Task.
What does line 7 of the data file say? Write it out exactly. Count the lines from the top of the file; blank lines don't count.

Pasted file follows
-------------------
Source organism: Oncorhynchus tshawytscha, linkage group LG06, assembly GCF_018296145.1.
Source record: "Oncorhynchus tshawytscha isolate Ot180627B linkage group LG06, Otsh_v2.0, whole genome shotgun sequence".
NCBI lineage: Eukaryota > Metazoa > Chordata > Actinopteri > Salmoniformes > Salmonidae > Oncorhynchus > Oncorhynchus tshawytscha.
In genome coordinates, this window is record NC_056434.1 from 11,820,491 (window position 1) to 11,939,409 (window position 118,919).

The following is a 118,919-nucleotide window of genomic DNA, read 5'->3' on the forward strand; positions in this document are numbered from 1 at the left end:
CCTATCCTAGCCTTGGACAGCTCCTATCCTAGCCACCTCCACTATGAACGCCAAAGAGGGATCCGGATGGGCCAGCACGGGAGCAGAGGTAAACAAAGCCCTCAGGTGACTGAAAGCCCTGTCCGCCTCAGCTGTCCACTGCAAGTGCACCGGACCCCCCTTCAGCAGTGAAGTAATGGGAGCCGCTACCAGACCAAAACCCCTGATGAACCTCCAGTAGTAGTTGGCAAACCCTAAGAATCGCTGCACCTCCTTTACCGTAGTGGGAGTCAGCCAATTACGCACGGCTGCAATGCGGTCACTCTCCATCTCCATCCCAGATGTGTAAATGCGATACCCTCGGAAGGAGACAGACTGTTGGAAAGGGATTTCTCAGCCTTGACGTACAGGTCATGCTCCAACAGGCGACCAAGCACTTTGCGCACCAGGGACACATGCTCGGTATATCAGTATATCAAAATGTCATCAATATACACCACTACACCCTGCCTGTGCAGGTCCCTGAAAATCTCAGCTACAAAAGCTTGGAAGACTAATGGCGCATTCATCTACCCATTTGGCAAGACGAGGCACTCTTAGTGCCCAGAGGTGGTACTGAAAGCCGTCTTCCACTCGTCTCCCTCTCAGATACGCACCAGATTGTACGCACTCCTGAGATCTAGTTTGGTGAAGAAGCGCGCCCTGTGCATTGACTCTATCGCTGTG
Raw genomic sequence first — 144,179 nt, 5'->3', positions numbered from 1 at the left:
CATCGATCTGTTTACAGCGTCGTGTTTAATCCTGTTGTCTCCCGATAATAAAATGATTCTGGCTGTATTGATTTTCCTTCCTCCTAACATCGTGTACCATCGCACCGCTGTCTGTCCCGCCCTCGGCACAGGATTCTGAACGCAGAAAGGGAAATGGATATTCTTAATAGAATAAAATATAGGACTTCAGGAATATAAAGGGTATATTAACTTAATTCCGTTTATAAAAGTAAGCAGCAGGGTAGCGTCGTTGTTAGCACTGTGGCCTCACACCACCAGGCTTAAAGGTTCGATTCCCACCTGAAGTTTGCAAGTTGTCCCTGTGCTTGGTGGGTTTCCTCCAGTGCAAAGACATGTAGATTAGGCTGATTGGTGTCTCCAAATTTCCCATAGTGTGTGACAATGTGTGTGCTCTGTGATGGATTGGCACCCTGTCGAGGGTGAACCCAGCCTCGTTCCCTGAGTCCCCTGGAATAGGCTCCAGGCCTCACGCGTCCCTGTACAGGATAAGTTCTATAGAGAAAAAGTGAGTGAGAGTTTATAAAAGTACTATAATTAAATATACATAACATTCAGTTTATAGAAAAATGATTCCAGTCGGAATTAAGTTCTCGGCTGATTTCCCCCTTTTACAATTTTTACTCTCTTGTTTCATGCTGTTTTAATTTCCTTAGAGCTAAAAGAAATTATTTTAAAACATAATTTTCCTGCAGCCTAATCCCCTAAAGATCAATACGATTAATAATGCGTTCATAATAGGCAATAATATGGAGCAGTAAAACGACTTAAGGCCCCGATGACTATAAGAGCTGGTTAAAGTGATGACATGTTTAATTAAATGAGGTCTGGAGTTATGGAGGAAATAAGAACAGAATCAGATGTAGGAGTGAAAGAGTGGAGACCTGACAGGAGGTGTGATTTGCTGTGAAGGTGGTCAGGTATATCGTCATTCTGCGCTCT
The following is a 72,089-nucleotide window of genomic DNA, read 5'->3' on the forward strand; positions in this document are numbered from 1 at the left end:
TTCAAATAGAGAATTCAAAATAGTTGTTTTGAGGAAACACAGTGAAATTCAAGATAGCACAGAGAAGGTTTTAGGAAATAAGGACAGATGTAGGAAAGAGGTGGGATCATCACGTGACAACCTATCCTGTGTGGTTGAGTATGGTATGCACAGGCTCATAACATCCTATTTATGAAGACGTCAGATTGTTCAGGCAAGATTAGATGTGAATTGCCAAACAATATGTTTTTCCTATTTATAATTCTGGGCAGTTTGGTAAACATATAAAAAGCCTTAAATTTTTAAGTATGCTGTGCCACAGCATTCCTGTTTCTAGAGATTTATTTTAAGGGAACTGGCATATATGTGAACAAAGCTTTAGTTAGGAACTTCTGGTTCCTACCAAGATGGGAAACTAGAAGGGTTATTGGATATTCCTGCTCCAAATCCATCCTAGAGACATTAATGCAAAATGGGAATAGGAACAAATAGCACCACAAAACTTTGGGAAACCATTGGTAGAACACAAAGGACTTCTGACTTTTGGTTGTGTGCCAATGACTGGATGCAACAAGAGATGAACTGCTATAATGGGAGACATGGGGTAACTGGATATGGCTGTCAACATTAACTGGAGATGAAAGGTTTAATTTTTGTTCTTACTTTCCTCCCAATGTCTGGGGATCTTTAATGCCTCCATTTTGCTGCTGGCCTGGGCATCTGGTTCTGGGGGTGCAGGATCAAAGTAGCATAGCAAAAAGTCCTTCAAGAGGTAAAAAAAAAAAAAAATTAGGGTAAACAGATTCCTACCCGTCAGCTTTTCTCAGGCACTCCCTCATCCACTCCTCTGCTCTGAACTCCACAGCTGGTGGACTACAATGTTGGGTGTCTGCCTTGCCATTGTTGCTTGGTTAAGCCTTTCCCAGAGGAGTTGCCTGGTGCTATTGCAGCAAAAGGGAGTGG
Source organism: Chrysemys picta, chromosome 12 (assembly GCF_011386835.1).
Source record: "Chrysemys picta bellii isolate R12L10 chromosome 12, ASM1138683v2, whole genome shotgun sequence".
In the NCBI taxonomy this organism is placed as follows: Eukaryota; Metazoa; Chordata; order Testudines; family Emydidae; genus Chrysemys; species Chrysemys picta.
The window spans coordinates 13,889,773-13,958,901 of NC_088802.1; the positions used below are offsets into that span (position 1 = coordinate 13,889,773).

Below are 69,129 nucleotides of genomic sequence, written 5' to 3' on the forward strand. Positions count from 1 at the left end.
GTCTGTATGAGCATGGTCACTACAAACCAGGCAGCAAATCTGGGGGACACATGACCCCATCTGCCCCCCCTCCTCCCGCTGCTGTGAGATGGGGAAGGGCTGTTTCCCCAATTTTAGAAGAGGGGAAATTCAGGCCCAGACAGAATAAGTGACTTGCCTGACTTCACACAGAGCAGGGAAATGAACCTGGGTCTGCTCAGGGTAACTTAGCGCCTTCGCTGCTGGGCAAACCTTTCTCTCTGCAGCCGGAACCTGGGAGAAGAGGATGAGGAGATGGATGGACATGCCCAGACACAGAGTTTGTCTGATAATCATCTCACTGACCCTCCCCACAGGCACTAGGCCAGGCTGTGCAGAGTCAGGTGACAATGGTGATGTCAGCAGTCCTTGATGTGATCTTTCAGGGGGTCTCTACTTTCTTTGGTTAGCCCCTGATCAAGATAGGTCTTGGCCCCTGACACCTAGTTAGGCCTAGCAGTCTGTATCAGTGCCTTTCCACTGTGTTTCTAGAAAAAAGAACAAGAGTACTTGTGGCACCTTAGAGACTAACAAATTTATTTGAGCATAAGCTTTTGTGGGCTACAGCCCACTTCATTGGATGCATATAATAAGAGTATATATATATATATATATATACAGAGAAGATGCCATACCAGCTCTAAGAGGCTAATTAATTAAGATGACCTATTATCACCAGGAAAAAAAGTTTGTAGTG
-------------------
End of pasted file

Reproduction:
Raw genomic sequence first — 144,179 nt, 5'->3', positions numbered from 1 at the left: